This is one of the most common questions we get. Tell us about the Glycemic Index, how does it work, what’s it all about?
The glycemic index is a measuring system that tells you the effect certain carbs have upon blood sugar responses. Some carbs have a dramatic impact on blood glucose, while other “good carbs” have a significantly reduced impact on insulin, which has several potential health impacts (not the least of which is hunger pains & weight loss).
Technically, the glycemic index (GI) has nothing to do with the actual dosage of the food. These aren’t calories we’re measuring or fat, it’s a ‘type’ of food and it’s predisposition to spike your blood insulin.
Glycemic Index and Glycemic Load
While a food’s GI is a measurement on high/low degrees of blood glucose interaction with the food, glycemic load takes it a step further and incorporates the amount of carbs per serving that is being ingested and “net carbs” that are being ingested. If you’re wanting the math, here you go:
Glycemic Load = Glycemic Index / 100 x Net Carbohydrates
(net carbs = Total Carbs – Fiber)
Why Do We Care and How Can We Use This for Health or Weight Loss?
Good question! Let’s keep this simple, which is to say that diets which consist primarily of “low” glycemic index or load foods (low = good) are going to lead to fewer and shallower insulin spikes during your digestion process. This has a lot of health benefits with most people, including:
- reduced risk of heart disease & diabetes
- increased energy & metabolism
- weight loss
- control of moderate blood sugar & insulin levels
Let’s illustrate this with a simple example. When you ingest a meal consisting of high glycemic load foods, such as enriched flour pasta (I’m guilty of this all the time unfortunately) – within minutes your body reacts to the specific type of carbohydrates. Unlike low GI foods (like highly grainy steel oats and some types of vegetables), the only way your digestive system can break down the net high GI carbs is to release a sudden and high spike of insulin to combat the blood glucose.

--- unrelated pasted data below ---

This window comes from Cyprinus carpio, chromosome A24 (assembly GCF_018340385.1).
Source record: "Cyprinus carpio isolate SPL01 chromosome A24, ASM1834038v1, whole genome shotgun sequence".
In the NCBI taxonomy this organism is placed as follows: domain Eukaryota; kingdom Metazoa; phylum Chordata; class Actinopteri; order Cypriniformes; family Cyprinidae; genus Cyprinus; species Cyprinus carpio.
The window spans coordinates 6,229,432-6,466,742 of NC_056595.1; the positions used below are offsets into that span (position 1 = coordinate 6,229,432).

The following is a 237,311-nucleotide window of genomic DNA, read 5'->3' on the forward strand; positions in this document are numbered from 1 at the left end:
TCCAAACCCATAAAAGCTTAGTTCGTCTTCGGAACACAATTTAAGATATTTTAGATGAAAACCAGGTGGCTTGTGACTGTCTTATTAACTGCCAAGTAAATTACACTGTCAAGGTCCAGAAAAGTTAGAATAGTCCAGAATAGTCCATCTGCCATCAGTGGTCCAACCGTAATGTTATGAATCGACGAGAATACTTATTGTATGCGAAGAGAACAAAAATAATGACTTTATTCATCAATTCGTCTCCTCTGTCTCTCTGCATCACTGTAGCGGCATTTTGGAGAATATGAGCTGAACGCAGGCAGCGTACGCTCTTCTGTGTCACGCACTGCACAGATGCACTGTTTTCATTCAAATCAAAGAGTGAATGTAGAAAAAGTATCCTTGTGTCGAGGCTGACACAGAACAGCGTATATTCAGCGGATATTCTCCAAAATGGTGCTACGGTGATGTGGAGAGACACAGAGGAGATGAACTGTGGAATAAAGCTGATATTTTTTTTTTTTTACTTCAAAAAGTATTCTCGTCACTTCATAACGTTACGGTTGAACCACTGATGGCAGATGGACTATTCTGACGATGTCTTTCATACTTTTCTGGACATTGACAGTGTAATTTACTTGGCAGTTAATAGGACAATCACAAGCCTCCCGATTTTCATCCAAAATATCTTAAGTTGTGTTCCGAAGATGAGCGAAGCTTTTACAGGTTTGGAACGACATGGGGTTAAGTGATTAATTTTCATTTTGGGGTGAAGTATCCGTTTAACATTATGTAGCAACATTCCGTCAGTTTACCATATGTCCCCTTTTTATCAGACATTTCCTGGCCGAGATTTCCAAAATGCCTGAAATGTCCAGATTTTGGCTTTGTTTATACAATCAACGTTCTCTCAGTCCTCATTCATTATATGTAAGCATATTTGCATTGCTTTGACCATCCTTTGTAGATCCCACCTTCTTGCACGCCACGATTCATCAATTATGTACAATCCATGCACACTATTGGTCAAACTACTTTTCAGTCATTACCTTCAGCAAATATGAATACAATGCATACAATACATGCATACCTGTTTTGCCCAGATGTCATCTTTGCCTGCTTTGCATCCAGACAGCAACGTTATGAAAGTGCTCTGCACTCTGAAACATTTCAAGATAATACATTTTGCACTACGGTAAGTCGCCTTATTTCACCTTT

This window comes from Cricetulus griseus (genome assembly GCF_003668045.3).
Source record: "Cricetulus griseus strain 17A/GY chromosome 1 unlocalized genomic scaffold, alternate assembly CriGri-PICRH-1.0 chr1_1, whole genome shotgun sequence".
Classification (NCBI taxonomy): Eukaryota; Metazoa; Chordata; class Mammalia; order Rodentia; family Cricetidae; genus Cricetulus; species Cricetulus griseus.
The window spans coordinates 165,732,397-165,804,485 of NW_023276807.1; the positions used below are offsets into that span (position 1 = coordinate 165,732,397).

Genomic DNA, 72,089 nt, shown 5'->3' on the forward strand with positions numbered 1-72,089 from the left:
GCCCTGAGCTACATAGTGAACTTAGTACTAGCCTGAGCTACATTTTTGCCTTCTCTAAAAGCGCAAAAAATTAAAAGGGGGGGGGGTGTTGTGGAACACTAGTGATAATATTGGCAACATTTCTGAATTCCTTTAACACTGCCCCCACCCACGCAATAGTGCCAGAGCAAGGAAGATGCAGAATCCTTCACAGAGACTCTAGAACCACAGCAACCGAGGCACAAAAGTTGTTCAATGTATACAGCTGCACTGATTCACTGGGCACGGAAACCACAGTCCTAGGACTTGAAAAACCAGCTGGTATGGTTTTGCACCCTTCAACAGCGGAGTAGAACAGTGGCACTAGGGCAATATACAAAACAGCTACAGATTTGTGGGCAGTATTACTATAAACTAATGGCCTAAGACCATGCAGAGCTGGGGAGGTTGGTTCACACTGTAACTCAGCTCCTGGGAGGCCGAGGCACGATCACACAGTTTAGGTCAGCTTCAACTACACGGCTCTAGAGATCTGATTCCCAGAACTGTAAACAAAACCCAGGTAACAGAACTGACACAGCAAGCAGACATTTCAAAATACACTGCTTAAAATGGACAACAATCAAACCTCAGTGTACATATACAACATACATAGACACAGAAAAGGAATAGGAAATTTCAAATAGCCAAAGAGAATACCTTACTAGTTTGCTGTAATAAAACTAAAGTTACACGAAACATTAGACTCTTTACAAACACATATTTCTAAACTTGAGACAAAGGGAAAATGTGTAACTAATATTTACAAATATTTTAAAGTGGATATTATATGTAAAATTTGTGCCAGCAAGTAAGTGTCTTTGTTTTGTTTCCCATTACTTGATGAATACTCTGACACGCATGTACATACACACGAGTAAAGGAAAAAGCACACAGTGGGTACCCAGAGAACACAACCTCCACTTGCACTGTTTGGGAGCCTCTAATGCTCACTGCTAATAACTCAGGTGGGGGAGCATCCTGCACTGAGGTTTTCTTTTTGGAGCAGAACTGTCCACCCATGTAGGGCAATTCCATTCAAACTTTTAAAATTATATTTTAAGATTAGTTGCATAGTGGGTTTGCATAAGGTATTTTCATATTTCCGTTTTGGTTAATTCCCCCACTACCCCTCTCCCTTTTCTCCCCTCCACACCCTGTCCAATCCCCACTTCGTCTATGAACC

That spike of insulin causes a chain reaction. Every time… The immediate impact is your blood sugar spikes way high (breaking down the past), and is then counteracted by the insulin, which then plunges your blood sugar the other direction south… The result is feeling lethargic and dead tired, especially if you ingested a large amount.
Can I Just Follow the GI Levels on Food for Success?
To a point, yes. You can lookup foods glycemic index levels (like we have on our glycemic index food list page) and generally try to adhere to foods that are low on the GI scale, and only moderately use foods that are ranked high. Meat, fish, and poultry are carb free so you won’t find them on the list.
Keep in mind like any system, it’s not absolute. The glycemic index was designed to measure the impact of blood sugar from carbs. You WILL see oddities in the chart, such as some types of cereal (even some otherwise sugar cereals) that have a lower GI than some vegetables that just happen to have a higher than expected GI (like carrots). We’re certainly not advocating you avoid all carrots and eat the junky cereal just because of the GI levels. Use this as a general guide, but the premise is sound.
Unlike some other less rationale programs (Atkins comes to mind, since it has less insights on ‘types’ of carbohydrates) the GI program can and has worked really well for a lot of our readers. Take a moment and read through the findings, and explore with the food options to get started — we think you’ll like what you find and there are some eye opening food choices!